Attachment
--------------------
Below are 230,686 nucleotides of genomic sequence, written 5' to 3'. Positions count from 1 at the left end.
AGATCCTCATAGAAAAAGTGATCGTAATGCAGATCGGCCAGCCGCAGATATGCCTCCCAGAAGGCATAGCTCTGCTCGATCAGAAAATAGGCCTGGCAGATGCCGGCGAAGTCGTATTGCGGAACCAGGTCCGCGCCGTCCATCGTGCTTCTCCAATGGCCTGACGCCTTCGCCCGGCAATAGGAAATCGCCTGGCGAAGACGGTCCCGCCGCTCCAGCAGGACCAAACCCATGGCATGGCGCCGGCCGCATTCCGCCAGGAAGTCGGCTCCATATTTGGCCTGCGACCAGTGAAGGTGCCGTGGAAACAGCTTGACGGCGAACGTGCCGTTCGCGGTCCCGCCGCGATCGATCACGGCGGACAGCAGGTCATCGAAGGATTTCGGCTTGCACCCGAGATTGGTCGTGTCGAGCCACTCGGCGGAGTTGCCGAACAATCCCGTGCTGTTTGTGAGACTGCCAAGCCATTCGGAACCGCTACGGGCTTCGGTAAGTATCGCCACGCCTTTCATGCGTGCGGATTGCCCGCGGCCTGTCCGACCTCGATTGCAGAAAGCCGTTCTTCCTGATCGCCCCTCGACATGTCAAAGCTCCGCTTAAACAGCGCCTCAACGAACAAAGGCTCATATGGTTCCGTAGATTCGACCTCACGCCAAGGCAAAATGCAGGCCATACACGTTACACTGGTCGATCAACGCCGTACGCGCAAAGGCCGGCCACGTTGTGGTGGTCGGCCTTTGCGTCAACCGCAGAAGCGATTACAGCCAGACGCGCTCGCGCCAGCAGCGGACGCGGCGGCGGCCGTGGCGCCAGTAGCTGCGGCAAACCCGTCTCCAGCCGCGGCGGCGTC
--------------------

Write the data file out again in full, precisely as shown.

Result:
Below are 230,686 nucleotides of genomic sequence, written 5' to 3'. Positions count from 1 at the left end.
AGATCCTCATAGAAAAAGTGATCGTAATGCAGATCGGCCAGCCGCAGATATGCCTCCCAGAAGGCATAGCTCTGCTCGATCAGAAAATAGGCCTGGCAGATGCCGGCGAAGTCGTATTGCGGAACCAGGTCCGCGCCGTCCATCGTGCTTCTCCAATGGCCTGACGCCTTCGCCCGGCAATAGGAAATCGCCTGGCGAAGACGGTCCCGCCGCTCCAGCAGGACCAAACCCATGGCATGGCGCCGGCCGCATTCCGCCAGGAAGTCGGCTCCATATTTGGCCTGCGACCAGTGAAGGTGCCGTGGAAACAGCTTGACGGCGAACGTGCCGTTCGCGGTCCCGCCGCGATCGATCACGGCGGACAGCAGGTCATCGAAGGATTTCGGCTTGCACCCGAGATTGGTCGTGTCGAGCCACTCGGCGGAGTTGCCGAACAATCCCGTGCTGTTTGTGAGACTGCCAAGCCATTCGGAACCGCTACGGGCTTCGGTAAGTATCGCCACGCCTTTCATGCGTGCGGATTGCCCGCGGCCTGTCCGACCTCGATTGCAGAAAGCCGTTCTTCCTGATCGCCCCTCGACATGTCAAAGCTCCGCTTAAACAGCGCCTCAACGAACAAAGGCTCATATGGTTCCGTAGATTCGACCTCACGCCAAGGCAAAATGCAGGCCATACACGTTACACTGGTCGATCAACGCCGTACGCGCAAAGGCCGGCCACGTTGTGGTGGTCGGCCTTTGCGTCAACCGCAGAAGCGATTACAGCCAGACGCGCTCGCGCCAGCAGCGGACGCGGCGGCGGCCGTGGCGCCAGTAGCTGCGGCAAACCCGTCTCCAGCCGCGGCGGCGTC